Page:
France’s top news channel BFM-TV sold to billionaire Rodolphe Saadé


Rodolphe Saadé, CMA CGM director general, Marseille, June 27, 2023.

The rumors had been circulating for months, fueled by Altice owner and founder Patrick Drahi’s pressing need for fresh money and CMA CGM chief executive Rodolphe Saadé’s desire to consolidate the press group he is in the process of building. On Friday, March 15, the rumor became reality with Altice (which owns the BFM- and RMC-branded TV and radio stations) announcing that it was selling 100% of its media arm to the freight and logistics group. The move was announced to union representatives at 10:30 am.

The transaction comes as a shock in a French media landscape still groggy from the abortive merger between two of the country’s biggest TV channels, M6 with TF1, in September 2022, and the subsequent failure, a few weeks later, of the sale of M6 by the Bertelsmann group.

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It’s also a major coup for CGA CGM’s Whynot Media subsidiary, which is becoming a major media player. It was formed from the regional daily press group La Provence (owning regional papers La Provence, Corse Matin), acquired by CGA CGM at the end of 2022. It then acquired La Tribune, a digital business news platform with regional coverage, in May 2023, around which the weekly paper La Tribune Dimanche was founded in fall 2023.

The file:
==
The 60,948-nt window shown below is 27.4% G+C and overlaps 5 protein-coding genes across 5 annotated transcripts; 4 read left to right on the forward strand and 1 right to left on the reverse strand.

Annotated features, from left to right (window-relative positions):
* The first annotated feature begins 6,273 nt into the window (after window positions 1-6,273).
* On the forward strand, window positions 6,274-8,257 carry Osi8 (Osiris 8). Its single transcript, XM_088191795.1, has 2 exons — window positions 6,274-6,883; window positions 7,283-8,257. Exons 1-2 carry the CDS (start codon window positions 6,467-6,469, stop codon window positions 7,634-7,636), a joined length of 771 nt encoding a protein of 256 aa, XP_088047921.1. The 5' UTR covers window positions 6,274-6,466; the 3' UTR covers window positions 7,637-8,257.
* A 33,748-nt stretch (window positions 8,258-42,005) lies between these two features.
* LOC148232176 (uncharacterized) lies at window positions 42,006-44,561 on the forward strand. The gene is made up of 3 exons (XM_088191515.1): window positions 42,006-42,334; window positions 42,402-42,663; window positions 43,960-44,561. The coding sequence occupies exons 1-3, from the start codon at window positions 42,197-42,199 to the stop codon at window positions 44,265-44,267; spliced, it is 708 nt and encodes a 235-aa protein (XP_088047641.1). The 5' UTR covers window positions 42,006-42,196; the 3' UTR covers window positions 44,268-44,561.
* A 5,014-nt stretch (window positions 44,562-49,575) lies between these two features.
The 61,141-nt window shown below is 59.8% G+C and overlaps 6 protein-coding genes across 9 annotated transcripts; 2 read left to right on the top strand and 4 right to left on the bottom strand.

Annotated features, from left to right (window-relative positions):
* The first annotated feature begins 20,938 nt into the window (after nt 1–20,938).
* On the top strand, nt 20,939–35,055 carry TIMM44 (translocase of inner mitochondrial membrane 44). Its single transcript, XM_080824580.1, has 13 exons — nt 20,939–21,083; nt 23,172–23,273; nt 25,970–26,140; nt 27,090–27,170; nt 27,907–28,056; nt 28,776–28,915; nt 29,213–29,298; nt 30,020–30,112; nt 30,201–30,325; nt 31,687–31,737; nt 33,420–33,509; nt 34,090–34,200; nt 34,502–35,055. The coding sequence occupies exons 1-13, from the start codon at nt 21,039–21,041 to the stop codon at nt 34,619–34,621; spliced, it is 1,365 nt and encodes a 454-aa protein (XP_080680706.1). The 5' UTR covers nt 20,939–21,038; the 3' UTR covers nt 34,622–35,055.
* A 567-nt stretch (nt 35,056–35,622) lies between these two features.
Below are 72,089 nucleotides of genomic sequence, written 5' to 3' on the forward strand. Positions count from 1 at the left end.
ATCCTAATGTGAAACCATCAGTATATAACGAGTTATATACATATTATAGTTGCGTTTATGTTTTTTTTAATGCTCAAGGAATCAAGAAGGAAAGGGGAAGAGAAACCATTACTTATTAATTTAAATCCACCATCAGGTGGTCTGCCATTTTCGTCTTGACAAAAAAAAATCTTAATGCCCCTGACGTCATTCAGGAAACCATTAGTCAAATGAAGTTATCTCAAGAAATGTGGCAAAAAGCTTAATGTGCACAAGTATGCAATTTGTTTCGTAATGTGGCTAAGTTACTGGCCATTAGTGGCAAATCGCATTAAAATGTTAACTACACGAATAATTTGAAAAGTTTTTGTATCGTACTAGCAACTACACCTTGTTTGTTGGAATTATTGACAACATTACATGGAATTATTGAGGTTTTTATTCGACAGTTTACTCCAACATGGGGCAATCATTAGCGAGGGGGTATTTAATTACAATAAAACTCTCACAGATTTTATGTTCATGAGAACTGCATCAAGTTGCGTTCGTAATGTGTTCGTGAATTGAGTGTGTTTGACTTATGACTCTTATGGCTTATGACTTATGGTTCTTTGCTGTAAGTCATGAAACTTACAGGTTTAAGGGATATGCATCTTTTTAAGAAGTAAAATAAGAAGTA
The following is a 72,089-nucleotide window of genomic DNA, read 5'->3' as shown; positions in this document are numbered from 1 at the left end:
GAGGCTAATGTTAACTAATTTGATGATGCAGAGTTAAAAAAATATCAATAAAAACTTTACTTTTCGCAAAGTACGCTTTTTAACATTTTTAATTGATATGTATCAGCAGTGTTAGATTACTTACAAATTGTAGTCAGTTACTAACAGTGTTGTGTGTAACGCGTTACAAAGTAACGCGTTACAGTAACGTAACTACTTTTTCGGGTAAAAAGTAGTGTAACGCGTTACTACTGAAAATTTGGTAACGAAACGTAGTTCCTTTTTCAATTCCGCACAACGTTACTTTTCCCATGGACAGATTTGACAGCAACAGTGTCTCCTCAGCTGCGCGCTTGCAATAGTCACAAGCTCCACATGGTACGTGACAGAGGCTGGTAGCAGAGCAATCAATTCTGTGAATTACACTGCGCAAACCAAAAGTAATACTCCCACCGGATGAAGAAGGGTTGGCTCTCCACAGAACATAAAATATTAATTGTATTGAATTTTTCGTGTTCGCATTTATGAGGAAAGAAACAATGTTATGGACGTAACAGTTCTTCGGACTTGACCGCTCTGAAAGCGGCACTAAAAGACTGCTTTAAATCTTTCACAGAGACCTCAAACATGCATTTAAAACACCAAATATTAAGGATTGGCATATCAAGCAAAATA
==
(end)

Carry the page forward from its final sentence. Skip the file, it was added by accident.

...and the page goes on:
By buying BFM-TV, the most-watched news channel in France, the shipping giant also confirms its ambition to remain rooted in France’s regions, as the channel has 11 regional outlets. Whynot Media also has a 10% stake in M6 and another in the online video platform Brut.

Time is running out

“CMA CGM’s ambition is to become a leading media group,” said Laurent Guimier, then head of the media subsidiary, in December. At the time, the former journalist had been spotted at BFM-TV’s office, lending credibility to the rumor. An imminent deal seemed all the more likely as the window of opportunity for a sale seemed about to close.

The procedure for awarding broadcasting authorizations to 15 channels, including BFM-TV, has already begun (applications must be submitted by May 15). Given that only the owner of a channel can apply for a frequency and that a transfer does not happen with a snap of the fingers, time is of the essence.

Even if the French competition authority has to give the go-ahead to the deal (it is involved as soon as a company’s sales exceed €50 million), the situation seems simpler than when Saadé bid for M6, in 2022. Whynot Media owns neither a TV channel nor a radio station that could see it achieve an over-dominant position on the market. As for the Regulatory Authority for Audiovisual and Digital Communication (ARCOM), “it obviously can’t block an operation of this type,” noted one observer. “If it receives an application for approval of a change of control, it will have to review it.”

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